From Book industry insider, John Purcell, comes The Girl On The Page - a literary page-turner, a ferocious and fast-paced novel that cuts to the core of what it means to balance ambition and integrity, and the redemptive power of great literature.
The Girl on the Page Synopsis:
Two women, two great betrayals, one path to redemption.
Amy Winston is a hard-drinking, bed-hopping, hot-shot young book editor on a downward spiral. Having made her name and fortune by turning an average thriller writer into a Lee Child, Amy is given the unenviable task of steering literary great Helen Owen back to publication.
When Amy knocks on the door of their beautiful townhouse in north-west London, Helen and her husband, the novelist Malcolm Taylor, are conducting a silent war of attrition. The townhouse was paid for with the enormous seven-figure advance Helen was given for the novel she wrote to end fifty years of making ends meets on critical acclaim alone. The novel Malcolm thinks unworthy of her. The novel Helen has yet to deliver. The novel Amy has come to collect.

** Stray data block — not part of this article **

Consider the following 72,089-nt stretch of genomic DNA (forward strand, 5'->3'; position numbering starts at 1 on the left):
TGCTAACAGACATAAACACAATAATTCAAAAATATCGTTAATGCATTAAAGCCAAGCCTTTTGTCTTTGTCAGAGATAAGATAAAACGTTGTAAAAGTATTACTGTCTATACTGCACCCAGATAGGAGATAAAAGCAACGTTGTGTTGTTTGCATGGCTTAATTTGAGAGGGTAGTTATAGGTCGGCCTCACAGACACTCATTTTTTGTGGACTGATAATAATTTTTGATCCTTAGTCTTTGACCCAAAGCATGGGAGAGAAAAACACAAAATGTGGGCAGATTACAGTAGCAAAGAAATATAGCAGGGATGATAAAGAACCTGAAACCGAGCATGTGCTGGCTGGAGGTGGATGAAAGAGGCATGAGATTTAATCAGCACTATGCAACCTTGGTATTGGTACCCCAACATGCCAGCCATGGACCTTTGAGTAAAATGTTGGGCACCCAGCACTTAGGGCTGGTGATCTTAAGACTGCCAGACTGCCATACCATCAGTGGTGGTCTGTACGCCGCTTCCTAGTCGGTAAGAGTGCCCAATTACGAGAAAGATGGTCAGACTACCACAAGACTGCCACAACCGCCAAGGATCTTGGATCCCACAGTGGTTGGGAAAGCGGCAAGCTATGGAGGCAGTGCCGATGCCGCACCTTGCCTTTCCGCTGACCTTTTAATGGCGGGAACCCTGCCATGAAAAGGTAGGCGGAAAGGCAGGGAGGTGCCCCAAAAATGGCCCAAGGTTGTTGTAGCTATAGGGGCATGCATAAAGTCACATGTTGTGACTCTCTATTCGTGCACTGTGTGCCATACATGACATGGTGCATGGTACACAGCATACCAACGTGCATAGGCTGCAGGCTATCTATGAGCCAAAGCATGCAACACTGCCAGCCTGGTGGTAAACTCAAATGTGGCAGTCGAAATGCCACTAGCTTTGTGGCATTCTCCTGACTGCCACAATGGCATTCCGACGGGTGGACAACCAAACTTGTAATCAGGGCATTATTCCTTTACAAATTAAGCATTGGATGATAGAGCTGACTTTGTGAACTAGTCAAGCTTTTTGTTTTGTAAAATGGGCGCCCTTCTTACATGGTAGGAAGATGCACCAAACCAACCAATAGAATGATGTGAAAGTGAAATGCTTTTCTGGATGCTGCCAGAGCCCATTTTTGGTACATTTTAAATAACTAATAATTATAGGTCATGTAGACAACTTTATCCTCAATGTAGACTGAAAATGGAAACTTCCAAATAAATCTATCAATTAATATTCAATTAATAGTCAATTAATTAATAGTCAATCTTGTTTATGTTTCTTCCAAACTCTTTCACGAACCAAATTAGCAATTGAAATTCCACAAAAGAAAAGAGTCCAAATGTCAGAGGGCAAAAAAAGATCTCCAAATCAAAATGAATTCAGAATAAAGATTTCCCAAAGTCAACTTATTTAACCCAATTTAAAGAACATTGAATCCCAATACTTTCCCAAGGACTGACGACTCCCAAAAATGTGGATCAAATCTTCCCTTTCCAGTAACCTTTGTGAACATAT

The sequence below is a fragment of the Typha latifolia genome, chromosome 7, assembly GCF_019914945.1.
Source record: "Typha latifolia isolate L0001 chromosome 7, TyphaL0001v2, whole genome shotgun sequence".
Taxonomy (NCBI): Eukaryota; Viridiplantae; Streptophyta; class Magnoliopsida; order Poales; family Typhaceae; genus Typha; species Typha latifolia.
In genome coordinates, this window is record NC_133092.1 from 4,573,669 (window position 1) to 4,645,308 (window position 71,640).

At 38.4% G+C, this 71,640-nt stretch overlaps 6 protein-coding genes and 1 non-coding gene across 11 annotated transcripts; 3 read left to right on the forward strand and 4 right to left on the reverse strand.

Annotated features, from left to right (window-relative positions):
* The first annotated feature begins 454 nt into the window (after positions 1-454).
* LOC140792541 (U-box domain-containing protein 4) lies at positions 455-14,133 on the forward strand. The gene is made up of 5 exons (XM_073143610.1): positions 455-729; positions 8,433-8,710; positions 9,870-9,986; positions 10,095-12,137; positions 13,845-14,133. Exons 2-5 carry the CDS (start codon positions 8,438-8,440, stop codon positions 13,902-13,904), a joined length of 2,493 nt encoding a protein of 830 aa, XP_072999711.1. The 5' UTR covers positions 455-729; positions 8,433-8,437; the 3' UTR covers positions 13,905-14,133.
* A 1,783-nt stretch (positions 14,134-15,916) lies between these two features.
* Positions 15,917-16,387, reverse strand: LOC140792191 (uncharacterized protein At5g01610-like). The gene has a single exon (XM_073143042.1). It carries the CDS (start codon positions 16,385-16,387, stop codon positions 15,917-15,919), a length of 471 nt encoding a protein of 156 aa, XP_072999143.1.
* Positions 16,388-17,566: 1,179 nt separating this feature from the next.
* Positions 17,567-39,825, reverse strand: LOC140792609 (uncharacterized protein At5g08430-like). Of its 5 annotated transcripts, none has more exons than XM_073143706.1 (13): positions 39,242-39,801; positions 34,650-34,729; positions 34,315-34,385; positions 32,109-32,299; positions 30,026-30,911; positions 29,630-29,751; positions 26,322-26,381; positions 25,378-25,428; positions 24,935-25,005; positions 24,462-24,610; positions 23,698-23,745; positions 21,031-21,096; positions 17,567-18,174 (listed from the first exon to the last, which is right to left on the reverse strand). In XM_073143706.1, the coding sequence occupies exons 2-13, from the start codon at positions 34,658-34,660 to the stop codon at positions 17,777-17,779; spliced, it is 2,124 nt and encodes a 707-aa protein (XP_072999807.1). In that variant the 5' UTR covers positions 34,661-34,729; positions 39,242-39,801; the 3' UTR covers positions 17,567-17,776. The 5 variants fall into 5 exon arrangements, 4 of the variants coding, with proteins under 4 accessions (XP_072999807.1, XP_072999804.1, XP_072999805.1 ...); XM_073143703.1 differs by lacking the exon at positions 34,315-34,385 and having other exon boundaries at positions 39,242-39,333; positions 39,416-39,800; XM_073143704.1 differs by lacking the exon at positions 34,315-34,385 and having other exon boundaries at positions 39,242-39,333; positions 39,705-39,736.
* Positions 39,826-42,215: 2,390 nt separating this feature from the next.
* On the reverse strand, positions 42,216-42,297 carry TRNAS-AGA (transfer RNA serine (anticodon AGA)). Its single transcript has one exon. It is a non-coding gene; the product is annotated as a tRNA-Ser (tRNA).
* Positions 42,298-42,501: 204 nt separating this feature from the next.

Amy has never faced a challenge like this one. Helen and Malcolm are brilliant, complicated writers who unsettle Amy into asking questions of herself - questions about what she values, her principles, whether she has integrity, whether she is authentic. Before she knows it, answering these questions becomes a matter of life or death.
(HarperCollins Australia, 2018)
Self-defeating behaviour is common, and I think understandable to a degree. However, I have very low tolerance for self-destructive behaviour (and its perpetrators), both in life and in my fiction.
In that context, it is no mean feat that despite John Purcell's leading lady Amy being one of the most wantonly self-destructive characters I have come across, I was ultimately won over by the literary intelligence that oozes from this novel.
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